Females in proestrus thus exhibit a widespread transcriptomic reorganization, partially under the control of Egr1, that suggests differences in synaptic activity in the mPFC when compared to either males or diestrus females. Because the integration of afferent signals by the mPFC is critical in controlling both perception of the environment and the corresponding behavioral response [7], these transcriptomic variations could underlie sex and estrous cycle differences in perception and response to anxiogenic environments. Interestingly, sex-dependent and estrous cycle-dependent variations in anxiety levels and perception of aversive elements are reported in both women and female rodents, although are variable between strains and experimental paradigms [9, 10, 64]. In addition, estrogen, progesterone, and their metabolites can alter anxiety levels through modulation of dopaminergic, serotoninergic, and GABAergic systems [10], whose mRNA levels vary between proestrus and diestrus. Interestingly, in premenstrual dysphoric disorder, anxiety and depressed mood occur around the onset of menstruation and present with different sensitivities of serotonin and GABA receptors [10]. Furthermore, our transcriptomic regulations overlap with those recently identified as critical regulators of anxiety behaviors in the male mouse mPFC and several neuropsychiatric disorders [65], supporting the association of our DEG with depression, behavioral diseases, and bipolar disorders (Additional file 7: Figure S4). Notably, alterations in genes related to synaptic assembly and transmission, cell communication, mitochondrial function, protein translation and degradation, or neurotransmitter systems are recurring features reported in a variety of brain regions upon cognitive decline or neuropsychiatric disorders [6669], with which Egr1 is associated [66, 67]. Altogether, these clinical and pre-clinical data suggest a critical role for transcriptomic regulations in the adult rat mPFC by the estrous cycle in modulating the organism’s interaction and perception of its environment.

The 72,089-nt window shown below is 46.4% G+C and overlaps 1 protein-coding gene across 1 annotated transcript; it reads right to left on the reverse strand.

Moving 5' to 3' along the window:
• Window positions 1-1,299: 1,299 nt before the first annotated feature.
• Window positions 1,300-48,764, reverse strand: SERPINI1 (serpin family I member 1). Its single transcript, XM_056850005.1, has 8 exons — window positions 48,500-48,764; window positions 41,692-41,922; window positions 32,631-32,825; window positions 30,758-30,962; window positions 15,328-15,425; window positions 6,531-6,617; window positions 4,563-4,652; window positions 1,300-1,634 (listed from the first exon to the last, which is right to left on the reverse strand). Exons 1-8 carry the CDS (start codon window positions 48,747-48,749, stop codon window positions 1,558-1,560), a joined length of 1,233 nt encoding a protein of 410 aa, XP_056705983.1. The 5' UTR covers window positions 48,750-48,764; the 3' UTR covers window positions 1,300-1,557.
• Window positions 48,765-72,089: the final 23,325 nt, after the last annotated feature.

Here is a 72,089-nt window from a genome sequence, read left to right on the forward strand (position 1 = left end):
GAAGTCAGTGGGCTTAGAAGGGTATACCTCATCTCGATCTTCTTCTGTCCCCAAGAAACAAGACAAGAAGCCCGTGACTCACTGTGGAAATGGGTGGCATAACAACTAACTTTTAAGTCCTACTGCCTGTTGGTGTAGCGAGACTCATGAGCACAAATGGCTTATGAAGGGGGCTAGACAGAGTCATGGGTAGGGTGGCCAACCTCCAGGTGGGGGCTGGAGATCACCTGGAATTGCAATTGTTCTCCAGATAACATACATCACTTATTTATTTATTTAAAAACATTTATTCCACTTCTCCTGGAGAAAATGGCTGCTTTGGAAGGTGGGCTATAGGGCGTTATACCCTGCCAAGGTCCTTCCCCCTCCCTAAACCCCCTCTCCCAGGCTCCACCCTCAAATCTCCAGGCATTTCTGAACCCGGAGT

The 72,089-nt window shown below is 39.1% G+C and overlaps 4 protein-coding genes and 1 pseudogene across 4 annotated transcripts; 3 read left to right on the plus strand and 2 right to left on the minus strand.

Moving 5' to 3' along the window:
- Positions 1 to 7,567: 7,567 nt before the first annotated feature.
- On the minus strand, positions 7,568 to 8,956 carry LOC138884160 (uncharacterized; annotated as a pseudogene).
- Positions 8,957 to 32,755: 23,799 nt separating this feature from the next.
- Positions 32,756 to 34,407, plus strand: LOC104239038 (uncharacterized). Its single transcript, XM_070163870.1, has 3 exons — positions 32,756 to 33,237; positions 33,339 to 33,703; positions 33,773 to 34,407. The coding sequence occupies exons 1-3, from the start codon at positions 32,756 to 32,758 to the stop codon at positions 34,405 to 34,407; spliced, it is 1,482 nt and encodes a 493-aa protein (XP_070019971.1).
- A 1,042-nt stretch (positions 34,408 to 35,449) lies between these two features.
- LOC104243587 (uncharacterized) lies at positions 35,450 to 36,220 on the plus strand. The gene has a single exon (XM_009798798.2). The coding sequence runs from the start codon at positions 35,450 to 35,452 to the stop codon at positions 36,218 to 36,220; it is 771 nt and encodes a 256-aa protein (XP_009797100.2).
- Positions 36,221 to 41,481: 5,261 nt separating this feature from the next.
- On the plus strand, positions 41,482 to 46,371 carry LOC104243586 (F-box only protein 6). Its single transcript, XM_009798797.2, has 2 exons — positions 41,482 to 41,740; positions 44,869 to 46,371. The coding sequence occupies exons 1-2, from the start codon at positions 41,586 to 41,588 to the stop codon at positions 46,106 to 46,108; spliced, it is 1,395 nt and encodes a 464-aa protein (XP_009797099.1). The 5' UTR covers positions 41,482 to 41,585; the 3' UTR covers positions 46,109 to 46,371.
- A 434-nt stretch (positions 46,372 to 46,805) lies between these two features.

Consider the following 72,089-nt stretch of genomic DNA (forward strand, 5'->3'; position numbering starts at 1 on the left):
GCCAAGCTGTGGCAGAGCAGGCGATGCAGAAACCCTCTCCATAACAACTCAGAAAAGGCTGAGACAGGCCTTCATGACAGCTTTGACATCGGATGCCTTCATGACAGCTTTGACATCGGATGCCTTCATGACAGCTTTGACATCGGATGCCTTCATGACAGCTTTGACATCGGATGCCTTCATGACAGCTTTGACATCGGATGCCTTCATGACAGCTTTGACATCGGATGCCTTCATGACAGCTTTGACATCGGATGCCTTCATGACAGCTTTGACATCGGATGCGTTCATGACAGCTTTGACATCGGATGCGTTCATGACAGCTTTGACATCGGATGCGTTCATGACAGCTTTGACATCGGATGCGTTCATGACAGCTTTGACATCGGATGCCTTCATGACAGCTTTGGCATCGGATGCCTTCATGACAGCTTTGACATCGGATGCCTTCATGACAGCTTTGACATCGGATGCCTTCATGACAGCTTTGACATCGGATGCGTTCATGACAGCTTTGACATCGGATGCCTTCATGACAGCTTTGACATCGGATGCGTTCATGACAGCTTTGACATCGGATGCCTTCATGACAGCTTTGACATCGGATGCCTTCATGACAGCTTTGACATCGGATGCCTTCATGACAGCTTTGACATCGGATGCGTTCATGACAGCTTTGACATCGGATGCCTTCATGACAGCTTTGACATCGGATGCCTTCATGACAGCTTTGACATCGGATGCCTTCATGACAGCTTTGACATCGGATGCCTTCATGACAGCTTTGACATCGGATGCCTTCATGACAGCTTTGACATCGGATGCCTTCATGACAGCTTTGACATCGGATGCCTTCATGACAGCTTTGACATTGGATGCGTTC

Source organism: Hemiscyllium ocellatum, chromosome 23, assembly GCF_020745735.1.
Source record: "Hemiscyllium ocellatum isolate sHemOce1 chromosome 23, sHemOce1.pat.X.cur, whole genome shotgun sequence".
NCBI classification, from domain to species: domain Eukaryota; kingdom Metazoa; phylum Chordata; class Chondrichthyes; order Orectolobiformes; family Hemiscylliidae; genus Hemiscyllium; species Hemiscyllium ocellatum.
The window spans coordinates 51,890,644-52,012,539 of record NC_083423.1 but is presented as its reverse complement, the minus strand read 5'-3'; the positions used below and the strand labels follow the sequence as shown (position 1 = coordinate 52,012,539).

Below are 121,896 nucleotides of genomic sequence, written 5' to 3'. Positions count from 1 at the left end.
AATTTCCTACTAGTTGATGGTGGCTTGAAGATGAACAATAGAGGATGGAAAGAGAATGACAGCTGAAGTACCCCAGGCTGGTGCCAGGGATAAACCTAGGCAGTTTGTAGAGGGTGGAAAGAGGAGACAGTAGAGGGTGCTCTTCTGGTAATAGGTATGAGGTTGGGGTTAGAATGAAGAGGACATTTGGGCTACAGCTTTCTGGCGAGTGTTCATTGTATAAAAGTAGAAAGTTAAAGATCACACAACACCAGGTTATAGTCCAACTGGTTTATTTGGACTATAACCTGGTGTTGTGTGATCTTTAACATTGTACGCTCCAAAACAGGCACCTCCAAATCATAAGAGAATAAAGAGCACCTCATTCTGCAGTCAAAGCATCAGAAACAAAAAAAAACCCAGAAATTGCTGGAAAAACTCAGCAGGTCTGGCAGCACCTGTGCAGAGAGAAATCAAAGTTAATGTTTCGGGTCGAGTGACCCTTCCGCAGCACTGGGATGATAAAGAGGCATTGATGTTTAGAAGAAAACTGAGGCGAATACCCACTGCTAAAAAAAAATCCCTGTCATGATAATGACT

Conclusions